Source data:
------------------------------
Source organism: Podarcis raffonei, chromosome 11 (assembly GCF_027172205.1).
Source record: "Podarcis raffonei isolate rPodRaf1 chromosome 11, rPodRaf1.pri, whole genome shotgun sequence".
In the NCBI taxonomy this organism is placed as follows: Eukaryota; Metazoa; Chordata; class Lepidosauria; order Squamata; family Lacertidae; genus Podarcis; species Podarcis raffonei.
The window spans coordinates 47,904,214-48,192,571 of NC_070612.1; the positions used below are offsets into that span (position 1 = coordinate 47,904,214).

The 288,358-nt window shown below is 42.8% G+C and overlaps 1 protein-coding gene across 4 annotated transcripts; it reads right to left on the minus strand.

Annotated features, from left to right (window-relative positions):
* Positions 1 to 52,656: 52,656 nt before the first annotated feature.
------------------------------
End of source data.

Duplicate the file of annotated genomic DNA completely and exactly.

Source organism: Podarcis raffonei, chromosome 11 (assembly GCF_027172205.1).
Source record: "Podarcis raffonei isolate rPodRaf1 chromosome 11, rPodRaf1.pri, whole genome shotgun sequence".
In the NCBI taxonomy this organism is placed as follows: Eukaryota; Metazoa; Chordata; class Lepidosauria; order Squamata; family Lacertidae; genus Podarcis; species Podarcis raffonei.
The window spans coordinates 47,904,214-48,192,571 of NC_070612.1; the positions used below are offsets into that span (position 1 = coordinate 47,904,214).

The 288,358-nt window shown below is 42.8% G+C and overlaps 1 protein-coding gene across 4 annotated transcripts; it reads right to left on the minus strand.

Annotated features, from left to right (window-relative positions):
* Positions 1 to 52,656: 52,656 nt before the first annotated feature.